As the world prepares for the introduction of new and improved iPod models, major new releases in both the accessory and app worlds have slowed down significantly—thus, this week’s small initial gaming edition of iPhone Gems. We initially looked at Electronic Arts’ Boggle and Disney’s Breakspin, then subsequently added the third title Battle Bears from SkyVu after first publication.
Our top picks of the week are Disney’s Breakspin and SkyVu’s Battle Bears. Read on for all the details.
Grid-based, word-making letter puzzle games are at this point so common on the iPhone that we’re beginning to get that “played one, played ‘em all” feeling, so Electronic Arts’ release of the classic Parker Brothers game Boggle ($3) is more of a “okay, so?” event than anything else. If you’ve played Wurdle, Worthsworth, Bookworm, or any of the other titles where you touch a series of scrambled letters to assemble as many words as possible, you already know most of what Boggle offers—minus its competitors’ gameplay frills.
Unlike some of the more complex variations that have been released over the years, the iPhone and iPod touch version of Boggle presents you with two types of gameplay. First is the standard 4-by-4 grid mode, which gives you one shake to flip around 16 six-sided dice, fixing their letters in a set position for 3 minutes of word matching; then there’s the “advanced” version that is also 4-by-4, but a “Portal Cubes” feature automatically switches the positions of the first and last letter of any word you match, and a “Panic Flip” feature scrambles the letters during the last minute of play. You can turn both of these features on or off independently, set the timer for between 1 and 10 minutes, and choose your own iPod music to play in the background.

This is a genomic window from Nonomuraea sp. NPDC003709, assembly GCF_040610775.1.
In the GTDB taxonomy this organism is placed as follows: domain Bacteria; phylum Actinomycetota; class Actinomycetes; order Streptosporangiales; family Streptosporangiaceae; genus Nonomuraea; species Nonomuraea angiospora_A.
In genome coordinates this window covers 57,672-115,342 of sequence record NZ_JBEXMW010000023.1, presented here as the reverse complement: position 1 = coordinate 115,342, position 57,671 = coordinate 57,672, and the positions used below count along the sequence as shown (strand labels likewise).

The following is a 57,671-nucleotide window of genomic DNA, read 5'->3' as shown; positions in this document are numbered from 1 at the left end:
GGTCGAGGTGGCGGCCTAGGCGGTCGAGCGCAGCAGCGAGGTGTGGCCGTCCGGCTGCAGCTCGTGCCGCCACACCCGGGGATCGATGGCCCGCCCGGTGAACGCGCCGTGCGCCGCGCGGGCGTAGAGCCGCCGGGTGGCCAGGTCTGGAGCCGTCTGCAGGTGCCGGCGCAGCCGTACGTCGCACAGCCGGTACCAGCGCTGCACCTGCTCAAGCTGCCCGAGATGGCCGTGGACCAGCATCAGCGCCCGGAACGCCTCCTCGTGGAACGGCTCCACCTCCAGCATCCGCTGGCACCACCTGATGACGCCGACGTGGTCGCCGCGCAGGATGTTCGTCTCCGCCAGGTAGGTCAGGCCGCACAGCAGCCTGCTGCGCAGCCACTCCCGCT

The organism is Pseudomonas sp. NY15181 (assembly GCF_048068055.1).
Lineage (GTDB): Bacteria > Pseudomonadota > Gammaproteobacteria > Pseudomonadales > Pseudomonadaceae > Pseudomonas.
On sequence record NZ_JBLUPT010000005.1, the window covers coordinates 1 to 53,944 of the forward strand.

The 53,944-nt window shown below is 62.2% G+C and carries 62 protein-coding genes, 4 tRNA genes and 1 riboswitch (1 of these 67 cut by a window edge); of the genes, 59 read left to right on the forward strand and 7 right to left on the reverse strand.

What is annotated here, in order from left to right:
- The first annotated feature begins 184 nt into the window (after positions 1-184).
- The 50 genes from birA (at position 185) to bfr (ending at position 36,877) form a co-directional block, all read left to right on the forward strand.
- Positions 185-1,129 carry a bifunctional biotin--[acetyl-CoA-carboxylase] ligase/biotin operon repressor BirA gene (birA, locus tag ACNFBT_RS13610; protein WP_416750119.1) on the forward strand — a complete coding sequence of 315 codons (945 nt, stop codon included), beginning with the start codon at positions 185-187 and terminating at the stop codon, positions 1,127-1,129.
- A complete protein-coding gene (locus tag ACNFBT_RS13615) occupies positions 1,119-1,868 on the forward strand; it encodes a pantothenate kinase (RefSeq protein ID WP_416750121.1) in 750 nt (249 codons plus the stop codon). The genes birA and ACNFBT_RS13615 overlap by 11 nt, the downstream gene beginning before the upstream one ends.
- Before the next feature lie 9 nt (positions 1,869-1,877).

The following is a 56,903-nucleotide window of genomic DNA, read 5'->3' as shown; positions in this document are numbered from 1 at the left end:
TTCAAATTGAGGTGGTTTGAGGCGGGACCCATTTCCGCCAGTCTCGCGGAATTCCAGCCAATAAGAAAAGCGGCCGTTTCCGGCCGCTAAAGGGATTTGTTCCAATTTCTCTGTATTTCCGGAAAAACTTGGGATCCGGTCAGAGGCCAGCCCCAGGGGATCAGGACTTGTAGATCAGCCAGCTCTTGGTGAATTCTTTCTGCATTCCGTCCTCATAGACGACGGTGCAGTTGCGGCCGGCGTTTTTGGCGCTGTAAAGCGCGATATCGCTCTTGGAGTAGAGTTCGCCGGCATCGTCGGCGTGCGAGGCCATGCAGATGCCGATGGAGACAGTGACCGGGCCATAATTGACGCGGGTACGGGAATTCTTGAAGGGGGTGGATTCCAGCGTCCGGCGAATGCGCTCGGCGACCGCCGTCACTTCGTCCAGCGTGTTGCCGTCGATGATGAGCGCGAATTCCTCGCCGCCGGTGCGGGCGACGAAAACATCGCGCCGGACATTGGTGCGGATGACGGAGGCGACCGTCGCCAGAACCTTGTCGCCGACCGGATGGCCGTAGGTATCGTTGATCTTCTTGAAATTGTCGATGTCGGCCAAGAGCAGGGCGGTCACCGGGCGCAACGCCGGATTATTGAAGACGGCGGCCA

Apart from a single cool visual effect—the 3-D animation of the letter cubes as you shake them at the start of the game—Boggle is about as low in audiovisual appeal as any game EA has released in the App Store. It’s silent except for a jazzy pre-game song and some bland in-game effects to signal successful and unsuccessful matches, and visually about as uninteresting as looking at a collection of letters sounds. One gets the sense that EA realized before this release that it had plenty of competition at low prices in the App Store, and did next to the bare minimum of work necessary to get its own title in there and make a little money in the process. As such, what the game ultimately offers is only a little bit more compelling than the original Boggle title, and not as exciting as the aforementioned variants, which introduce interesting time pressures, larger collections of letters, and various powerups into the action. Consider this only if you’re a serious enough fan of Boggle not to need the extras its competitors offer. iLounge Rating: C+.